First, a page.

But it doesn’t end there. Even the local government suffered when James left. The three-time NBA champion pays over one million dollars in local taxes every year. Imagine the number of projects that could’ve been funded with that amount of money.
What Miami Gained
When James formed the Big 3 in Miami, it boosted the Heat’s franchise value to a league-high 17% to $425 million. On his second year, the Heat’s value increased further by 8% to $457 million. By 2014, it skyrocketed to $770 million. This is the result of James bringing his team to four straight NBA Finals appearances which boosted ticket sales, sponsorships, restaurant profits, and more. He also put the Heat back in the spotlight by doubling its TV ratings.
The Heat also commissioned a study to show the team’s impact on the city of Miami. The study showed that the King and his court helped bring in $1.4 billion each year including 21,000 jobs for residents in South Florida.
From the same Harvard paper, we were referring to earlier, it is evident in the graphs below how Miami restaurants fared better during the time James was there versus to how Cleveland restaurants were doing when he left. But you can also see the decline on the year he returned to the Cavs.
What Cleveland Regained
Aside from gaining back the best player in the world, Cleveland also got back a lot of business. Since James’ return, the Cavaliers’ franchise value has skyrocketed to $1.325 billion.
Not only that, when James came back in 2014 ticket sales for his first game reached $588. In terms of licensed team merchandise from the largest online seller, Fanatics reported that the Cavs became the top-selling NBA team up by 700% compared to 2013.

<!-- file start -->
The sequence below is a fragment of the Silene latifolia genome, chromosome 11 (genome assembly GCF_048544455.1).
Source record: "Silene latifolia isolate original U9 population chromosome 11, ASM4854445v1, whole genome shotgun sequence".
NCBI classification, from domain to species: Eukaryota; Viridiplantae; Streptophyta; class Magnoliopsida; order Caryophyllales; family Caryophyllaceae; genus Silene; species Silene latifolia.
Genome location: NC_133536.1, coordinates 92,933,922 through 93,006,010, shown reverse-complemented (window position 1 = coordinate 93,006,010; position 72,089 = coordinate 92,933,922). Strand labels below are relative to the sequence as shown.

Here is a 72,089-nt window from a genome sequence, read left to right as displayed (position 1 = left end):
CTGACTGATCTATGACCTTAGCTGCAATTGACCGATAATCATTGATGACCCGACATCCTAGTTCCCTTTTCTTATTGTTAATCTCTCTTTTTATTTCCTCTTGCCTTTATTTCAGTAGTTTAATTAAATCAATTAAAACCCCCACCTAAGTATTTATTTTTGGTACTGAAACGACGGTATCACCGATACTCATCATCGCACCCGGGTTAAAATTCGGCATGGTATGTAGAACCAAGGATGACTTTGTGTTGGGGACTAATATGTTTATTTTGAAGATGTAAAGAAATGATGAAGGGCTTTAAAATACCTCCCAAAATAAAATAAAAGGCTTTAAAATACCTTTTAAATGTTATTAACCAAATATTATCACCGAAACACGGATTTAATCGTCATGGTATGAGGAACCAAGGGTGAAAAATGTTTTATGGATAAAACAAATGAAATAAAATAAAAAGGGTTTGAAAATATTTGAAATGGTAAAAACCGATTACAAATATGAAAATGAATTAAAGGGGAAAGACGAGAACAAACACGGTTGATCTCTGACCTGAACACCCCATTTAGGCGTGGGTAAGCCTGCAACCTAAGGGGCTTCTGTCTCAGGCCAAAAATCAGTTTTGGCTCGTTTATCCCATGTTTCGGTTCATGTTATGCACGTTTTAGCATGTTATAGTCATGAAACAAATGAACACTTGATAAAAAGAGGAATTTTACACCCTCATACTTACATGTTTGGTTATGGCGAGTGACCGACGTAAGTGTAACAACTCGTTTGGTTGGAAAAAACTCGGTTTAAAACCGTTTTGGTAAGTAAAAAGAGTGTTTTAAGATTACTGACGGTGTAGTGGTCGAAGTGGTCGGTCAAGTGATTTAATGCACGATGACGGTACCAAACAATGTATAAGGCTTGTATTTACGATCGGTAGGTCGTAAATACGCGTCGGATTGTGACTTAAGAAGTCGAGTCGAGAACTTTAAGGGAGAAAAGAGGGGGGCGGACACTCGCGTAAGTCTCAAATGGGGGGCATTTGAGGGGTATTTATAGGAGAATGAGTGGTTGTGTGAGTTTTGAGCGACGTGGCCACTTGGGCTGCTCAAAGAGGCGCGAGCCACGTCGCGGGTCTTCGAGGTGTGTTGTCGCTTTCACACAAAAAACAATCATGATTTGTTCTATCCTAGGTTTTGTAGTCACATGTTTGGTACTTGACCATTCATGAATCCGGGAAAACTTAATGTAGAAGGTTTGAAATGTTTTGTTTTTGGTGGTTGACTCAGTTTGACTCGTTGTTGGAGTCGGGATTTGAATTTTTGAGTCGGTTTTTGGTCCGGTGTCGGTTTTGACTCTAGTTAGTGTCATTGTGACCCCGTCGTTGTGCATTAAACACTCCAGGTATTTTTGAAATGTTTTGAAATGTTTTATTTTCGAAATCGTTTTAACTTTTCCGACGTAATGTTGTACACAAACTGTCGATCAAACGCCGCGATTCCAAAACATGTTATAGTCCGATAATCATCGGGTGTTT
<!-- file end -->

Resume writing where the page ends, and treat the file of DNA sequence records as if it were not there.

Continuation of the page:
Cuyahoga County, a county in Ohio, projected an $80-million boost to Cleveland’s local economy. Hotel owners saw advanced bookings since James arrived.
In 2015, an economic impact study done by the Convention Sports & Leisure, every Cavs playoff game had a $3.6 million economic impact and every NBA Finals game had a five million dollar impact. In fact, Games 3 and 4 of the NBA Finals in Cleveland generated $927,000 in admission taxes. On top of that, the Quicken Loans Arena created 3,500 jobs and generated $288 million in total output plus $34 million in taxes to the local government in 2015 alone.
In the graph below, you can see the big leap in restaurant sales during the time James went back to Cleveland. It only shows that the four-time MVP can pull millions of people together and bring in millions of dollars in business because that’s what superstar athletes do.
What Cleveland Might Lose Again
In a few months, James might leave again. If that happens, the local economy of Cleveland will take a big hit once more. It may cost millions of dollars and thousands of jobs. But more than anything, it will cause heartbreak all over again to the loyal sports fans of the city’s most important sports team. It will be a déjà vu of 2010 but maybe less painful since the 14-time All-Star already delivered on his promise to bring a title to The Land.
One thing’s for sure, wherever James goes, he brings with him not only fame but also fortune and thousands of employment opportunities in between. After all, James knows how to take care of his courts, both literally and figuratively. This is why every franchise will request an audience from the King because he can give any city its best chance at victory and glory—something only a true royalty can bestow.